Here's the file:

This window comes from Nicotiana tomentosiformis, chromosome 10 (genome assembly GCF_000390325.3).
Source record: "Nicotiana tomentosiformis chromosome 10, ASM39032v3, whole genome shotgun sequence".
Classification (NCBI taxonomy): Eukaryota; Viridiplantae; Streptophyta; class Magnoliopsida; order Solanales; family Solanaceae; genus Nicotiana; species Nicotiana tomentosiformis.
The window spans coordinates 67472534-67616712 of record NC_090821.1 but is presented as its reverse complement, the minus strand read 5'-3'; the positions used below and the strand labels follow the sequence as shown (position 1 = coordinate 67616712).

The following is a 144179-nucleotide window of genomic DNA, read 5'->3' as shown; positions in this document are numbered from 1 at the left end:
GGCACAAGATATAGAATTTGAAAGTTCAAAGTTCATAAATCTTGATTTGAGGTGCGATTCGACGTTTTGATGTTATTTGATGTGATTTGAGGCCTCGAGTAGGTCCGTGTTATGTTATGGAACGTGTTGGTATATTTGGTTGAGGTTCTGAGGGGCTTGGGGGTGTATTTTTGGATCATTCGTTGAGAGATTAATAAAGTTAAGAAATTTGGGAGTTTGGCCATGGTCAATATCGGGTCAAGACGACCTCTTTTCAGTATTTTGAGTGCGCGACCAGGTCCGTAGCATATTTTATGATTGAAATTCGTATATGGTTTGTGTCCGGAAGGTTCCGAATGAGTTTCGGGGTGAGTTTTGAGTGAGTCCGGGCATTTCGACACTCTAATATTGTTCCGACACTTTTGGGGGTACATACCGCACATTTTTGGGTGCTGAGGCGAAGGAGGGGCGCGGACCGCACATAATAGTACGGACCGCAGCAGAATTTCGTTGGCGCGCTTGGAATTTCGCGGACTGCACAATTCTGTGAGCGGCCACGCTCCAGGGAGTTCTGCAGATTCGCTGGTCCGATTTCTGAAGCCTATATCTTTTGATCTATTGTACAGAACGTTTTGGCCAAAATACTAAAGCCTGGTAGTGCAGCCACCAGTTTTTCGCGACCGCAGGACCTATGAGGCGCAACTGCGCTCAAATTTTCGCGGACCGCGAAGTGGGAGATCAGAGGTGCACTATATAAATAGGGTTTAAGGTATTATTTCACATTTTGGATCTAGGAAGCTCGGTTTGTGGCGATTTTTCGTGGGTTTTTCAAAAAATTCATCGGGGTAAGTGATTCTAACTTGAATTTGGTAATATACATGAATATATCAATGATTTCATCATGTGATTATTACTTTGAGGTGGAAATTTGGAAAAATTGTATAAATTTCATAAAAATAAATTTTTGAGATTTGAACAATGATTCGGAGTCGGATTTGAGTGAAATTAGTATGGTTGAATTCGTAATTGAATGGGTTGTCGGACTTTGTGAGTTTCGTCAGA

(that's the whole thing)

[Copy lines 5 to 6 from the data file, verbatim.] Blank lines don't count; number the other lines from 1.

The following is a 144179-nucleotide window of genomic DNA, read 5'->3' as shown; positions in this document are numbered from 1 at the left end:
GGCACAAGATATAGAATTTGAAAGTTCAAAGTTCATAAATCTTGATTTGAGGTGCGATTCGACGTTTTGATGTTATTTGATGTGATTTGAGGCCTCGAGTAGGTCCGTGTTATGTTATGGAACGTGTTGGTATATTTGGTTGAGGTTCTGAGGGGCTTGGGGGTGTATTTTTGGATCATTCGTTGAGAGATTAATAAAGTTAAGAAATTTGGGAGTTTGGCCATGGTCAATATCGGGTCAAGACGACCTCTTTTCAGTATTTTGAGTGCGCGACCAGGTCCGTAGCATATTTTATGATTGAAATTCGTATATGGTTTGTGTCCGGAAGGTTCCGAATGAGTTTCGGGGTGAGTTTTGAGTGAGTCCGGGCATTTCGACACTCTAATATTGTTCCGACACTTTTGGGGGTACATACCGCACATTTTTGGGTGCTGAGGCGAAGGAGGGGCGCGGACCGCACATAATAGTACGGACCGCAGCAGAATTTCGTTGGCGCGCTTGGAATTTCGCGGACTGCACAATTCTGTGAGCGGCCACGCTCCAGGGAGTTCTGCAGATTCGCTGGTCCGATTTCTGAAGCCTATATCTTTTGATCTATTGTACAGAACGTTTTGGCCAAAATACTAAAGCCTGGTAGTGCAGCCACCAGTTTTTCGCGACCGCAGGACCTATGAGGCGCAACTGCGCTCAAATTTTCGCGGACCGCGAAGTGGGAGATCAGAGGTGCACTATATAAATAGGGTTTAAGGTATTATTTCACATTTTGGATCTAGGAAGCTCGGTTTGTGGCGATTTTTCGTGGGTTTTTCAAAAAATTCATCGGGGTAAGTGATTCTAACTTGAATTTGGTAATATACATGAATATATCAATGATTTCATCATGTGATTATTACTTTGAGGTGGAAATTTGGAAAAATTGTATAAATTTCATAAAAATAAATTTTTGAGATTTGAACAATGATTCGGAGTCGGATTTGAGTGAAATTAGTATGGTTGAATTCGTAATTGAATGGGTTGTCGGACTTTGTGAGTTTCGTCAGA